“Success breeds complacency. Complacency breeds failure. Only the paranoid survive.” Thus the late Andy Grove, who built Intel into the world’s dominant microchip maker. Last week one of the UK’s most successful companies received a billion-volt jolt when FTAlphaville forced Kraft-Heinz to admit to hitting on Unilever.
The company’s response was brisk. Get your thieving hands off us! We don’t fancy you at any price! Don’t you know we’re a national treasure? The reaction was enough to force Kraft’s backers into an ignominious retreat.
Under Paul Polman, its Dutch CEO, Unilever has successfully blended a long-term policy with its enthusiasm to become a good corporate citizen. Now, as if to disprove that he is not complacent after eight years in the job, he has launched a “comprehensive review” of the empire, promising a shorter long-term policy.
This sent the City’s dealmakers into a frenzy: share buybacks, hiving off foods ‘n’ fats, a takeover of Colgate, spin out home care and refreshment…there is no end to the exciting things they would like Unilever to do. Just don’t mention those life-changing fees.
It’s true that Mr Polman did look a trifle smug when he compared Unilever to a non-governmental organisation for doing good. Less pontificating on global warming and more on the joys of Magnum Espresso Black would be welcome. His sensitivity to criticism was once exposed during a tetchy press conference when asked whether he had considered buying a Unilever product for his thin skin. And yet…the bigger danger now is that Mr Polman decides that only a dramatic gesture will demonstrate that success is not turning into complacency.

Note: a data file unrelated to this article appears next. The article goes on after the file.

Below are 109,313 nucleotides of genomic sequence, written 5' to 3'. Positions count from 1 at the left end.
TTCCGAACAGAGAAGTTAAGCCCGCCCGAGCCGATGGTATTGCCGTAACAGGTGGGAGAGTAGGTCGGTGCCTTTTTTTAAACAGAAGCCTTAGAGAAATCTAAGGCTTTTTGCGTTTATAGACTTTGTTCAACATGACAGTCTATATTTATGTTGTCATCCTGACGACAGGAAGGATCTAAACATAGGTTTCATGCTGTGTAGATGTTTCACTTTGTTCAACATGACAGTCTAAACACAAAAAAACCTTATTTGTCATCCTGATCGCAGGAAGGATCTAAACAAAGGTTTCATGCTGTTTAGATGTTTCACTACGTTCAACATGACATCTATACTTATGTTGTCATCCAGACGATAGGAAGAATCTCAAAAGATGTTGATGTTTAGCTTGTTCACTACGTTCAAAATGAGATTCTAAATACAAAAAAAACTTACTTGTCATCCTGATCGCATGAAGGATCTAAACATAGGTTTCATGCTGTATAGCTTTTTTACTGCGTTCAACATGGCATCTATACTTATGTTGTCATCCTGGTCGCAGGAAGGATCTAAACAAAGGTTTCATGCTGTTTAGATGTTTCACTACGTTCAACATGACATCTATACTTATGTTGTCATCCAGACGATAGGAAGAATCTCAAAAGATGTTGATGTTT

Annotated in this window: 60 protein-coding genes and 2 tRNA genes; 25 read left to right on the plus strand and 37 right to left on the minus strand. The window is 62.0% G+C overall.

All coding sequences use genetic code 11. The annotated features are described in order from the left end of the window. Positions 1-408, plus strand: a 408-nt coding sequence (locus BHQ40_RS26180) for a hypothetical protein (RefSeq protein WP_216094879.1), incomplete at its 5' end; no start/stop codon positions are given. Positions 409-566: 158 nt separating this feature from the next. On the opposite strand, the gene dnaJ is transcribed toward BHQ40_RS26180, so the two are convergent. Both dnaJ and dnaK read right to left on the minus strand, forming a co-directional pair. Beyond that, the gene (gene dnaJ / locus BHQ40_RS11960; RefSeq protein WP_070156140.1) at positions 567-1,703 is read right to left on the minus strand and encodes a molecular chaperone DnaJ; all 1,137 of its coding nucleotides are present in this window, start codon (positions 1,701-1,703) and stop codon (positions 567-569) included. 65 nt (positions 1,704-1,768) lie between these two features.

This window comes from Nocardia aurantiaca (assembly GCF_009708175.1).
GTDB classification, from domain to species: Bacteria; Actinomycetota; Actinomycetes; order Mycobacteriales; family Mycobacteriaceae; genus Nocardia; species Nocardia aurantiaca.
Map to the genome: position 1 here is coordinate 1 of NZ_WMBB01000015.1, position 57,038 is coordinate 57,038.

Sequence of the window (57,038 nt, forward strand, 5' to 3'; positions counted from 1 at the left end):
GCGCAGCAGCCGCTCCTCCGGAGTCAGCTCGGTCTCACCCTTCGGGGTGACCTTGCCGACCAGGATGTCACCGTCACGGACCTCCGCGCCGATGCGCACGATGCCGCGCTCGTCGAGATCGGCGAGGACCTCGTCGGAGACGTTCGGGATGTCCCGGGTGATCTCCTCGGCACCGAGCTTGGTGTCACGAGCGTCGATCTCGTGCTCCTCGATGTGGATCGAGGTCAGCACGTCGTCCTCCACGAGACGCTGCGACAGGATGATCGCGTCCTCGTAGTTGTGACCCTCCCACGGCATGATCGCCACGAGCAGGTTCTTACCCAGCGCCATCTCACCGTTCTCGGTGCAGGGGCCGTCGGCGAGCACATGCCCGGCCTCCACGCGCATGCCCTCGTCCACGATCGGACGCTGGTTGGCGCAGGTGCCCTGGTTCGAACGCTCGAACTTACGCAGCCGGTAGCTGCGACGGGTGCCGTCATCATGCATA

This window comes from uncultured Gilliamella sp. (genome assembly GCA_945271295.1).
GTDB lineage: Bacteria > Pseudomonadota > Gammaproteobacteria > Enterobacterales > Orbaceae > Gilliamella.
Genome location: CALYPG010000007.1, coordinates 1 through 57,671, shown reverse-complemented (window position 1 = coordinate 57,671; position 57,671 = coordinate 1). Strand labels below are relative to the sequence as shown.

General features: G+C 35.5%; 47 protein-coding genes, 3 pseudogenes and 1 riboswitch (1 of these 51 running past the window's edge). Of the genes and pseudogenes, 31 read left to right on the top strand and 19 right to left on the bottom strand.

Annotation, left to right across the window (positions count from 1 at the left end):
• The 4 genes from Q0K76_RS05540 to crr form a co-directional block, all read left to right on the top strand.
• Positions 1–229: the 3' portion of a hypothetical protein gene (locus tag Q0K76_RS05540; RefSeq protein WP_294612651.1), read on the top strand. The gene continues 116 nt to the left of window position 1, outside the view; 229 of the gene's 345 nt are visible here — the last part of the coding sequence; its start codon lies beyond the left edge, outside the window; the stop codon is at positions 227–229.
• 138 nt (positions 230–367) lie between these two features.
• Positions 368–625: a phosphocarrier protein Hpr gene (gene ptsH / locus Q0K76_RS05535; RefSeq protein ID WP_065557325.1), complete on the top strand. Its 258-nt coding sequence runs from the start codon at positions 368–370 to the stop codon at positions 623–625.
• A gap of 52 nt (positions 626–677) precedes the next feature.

This is not a company in crisis. There is no convincing case for radical reform merely to follow City fashion. Us Unilever shareholders are a loyal lot, with 70 per cent of the shares being held for more than seven years, but Kraft’s assault has exposed the share structure with its Dutch Siamese twin as a possible poison pill (Berenberg’s analysts say not) which is ripe for reform. Dealing with that, and bringing the long term a little nearer, is surely enough for now.
A merging market, or not
It is now a year since the bosses of the London Stock Exchange and Deutsche Bourse agreed that their businesses would be better together. Conveniently, the London CEO Xavier Rolet announced that he was buzzing off, leaving his Deutsche opposite number, former Goldman Sachs banker Carsten Kengeter, in charge.
The little matter of the British referendum was, we were told, irrelevant. Traders could save €450m a year from posting one set of collateral rather than the two they need today, and since the shareholders in the exchanges reckoned that much of that gain would not be wasted on the customers, they voted to merge.
How long ago it seems. Brexit turns out not to be quite so irrelevant after all, as was pointed out here (more than once). This week the British MPs debated the issue, and did not much like what they saw, while Margrethe Vestager is about to rule on whether the EU will allow the deal. The exchanges have been offering desperate further concessions to help her see things their way.
This deal was initially described in Inside London as horse and rabbit pie, and concluded: “The Deutsche CEO is clearly a hungry man, but on these terms he should not be allowed to eat the rabbit.”
Cheltenham’s for racing, apparently
After Lloyd’s of London, Cheltenham racecourse. Next month’s festival may find more punters actually watching the races, rather than fighting each other to reach the bar(s). In order to discourage fighting, customers will be limited to buying four alcoholic drinks at a time. Expect a brisk secondary market (many of the visitors from the City do this sort of thing every day) in nil-paid drinks rights for the thirstier punters to bid for. As for Lloyd’s, its ban on daytime drinking only applies to its staff. Those with particularly awkward underwriting propositions should still seek their man in a select bar nearby – unless he’s gone to Cheltenham, of course.
This is my FT column from Saturday. Since then the penny seems to have dropped with the London Stock Exchange that Ms Vestager is a woman with a mind of her own who can see a potential monopoly a kilometre away.